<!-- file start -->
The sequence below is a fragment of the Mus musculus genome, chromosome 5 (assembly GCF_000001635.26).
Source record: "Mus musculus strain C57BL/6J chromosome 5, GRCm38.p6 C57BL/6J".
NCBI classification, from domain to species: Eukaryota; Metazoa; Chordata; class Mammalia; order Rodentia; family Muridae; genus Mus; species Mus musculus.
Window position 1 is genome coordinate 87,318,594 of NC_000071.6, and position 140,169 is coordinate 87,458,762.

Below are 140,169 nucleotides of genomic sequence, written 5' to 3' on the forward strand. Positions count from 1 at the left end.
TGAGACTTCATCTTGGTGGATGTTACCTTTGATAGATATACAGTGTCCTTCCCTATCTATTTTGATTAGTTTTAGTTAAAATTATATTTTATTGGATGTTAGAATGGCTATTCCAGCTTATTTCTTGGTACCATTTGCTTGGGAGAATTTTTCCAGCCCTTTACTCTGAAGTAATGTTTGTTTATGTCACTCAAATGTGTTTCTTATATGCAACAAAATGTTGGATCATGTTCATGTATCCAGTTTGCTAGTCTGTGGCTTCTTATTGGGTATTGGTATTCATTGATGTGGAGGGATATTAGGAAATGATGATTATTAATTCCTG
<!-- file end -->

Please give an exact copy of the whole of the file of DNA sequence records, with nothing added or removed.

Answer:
The sequence below is a fragment of the Mus musculus genome, chromosome 5 (assembly GCF_000001635.26).
Source record: "Mus musculus strain C57BL/6J chromosome 5, GRCm38.p6 C57BL/6J".
NCBI classification, from domain to species: Eukaryota; Metazoa; Chordata; class Mammalia; order Rodentia; family Muridae; genus Mus; species Mus musculus.
Window position 1 is genome coordinate 87,318,594 of NC_000071.6, and position 140,169 is coordinate 87,458,762.

Below are 140,169 nucleotides of genomic sequence, written 5' to 3' on the forward strand. Positions count from 1 at the left end.
TGAGACTTCATCTTGGTGGATGTTACCTTTGATAGATATACAGTGTCCTTCCCTATCTATTTTGATTAGTTTTAGTTAAAATTATATTTTATTGGATGTTAGAATGGCTATTCCAGCTTATTTCTTGGTACCATTTGCTTGGGAGAATTTTTCCAGCCCTTTACTCTGAAGTAATGTTTGTTTATGTCACTCAAATGTGTTTCTTATATGCAACAAAATGTTGGATCATGTTCATGTATCCAGTTTGCTAGTCTGTGGCTTCTTATTGGGTATTGGTATTCATTGATGTGGAGGGATATTAGGAAATGATGATTATTAATTCCTG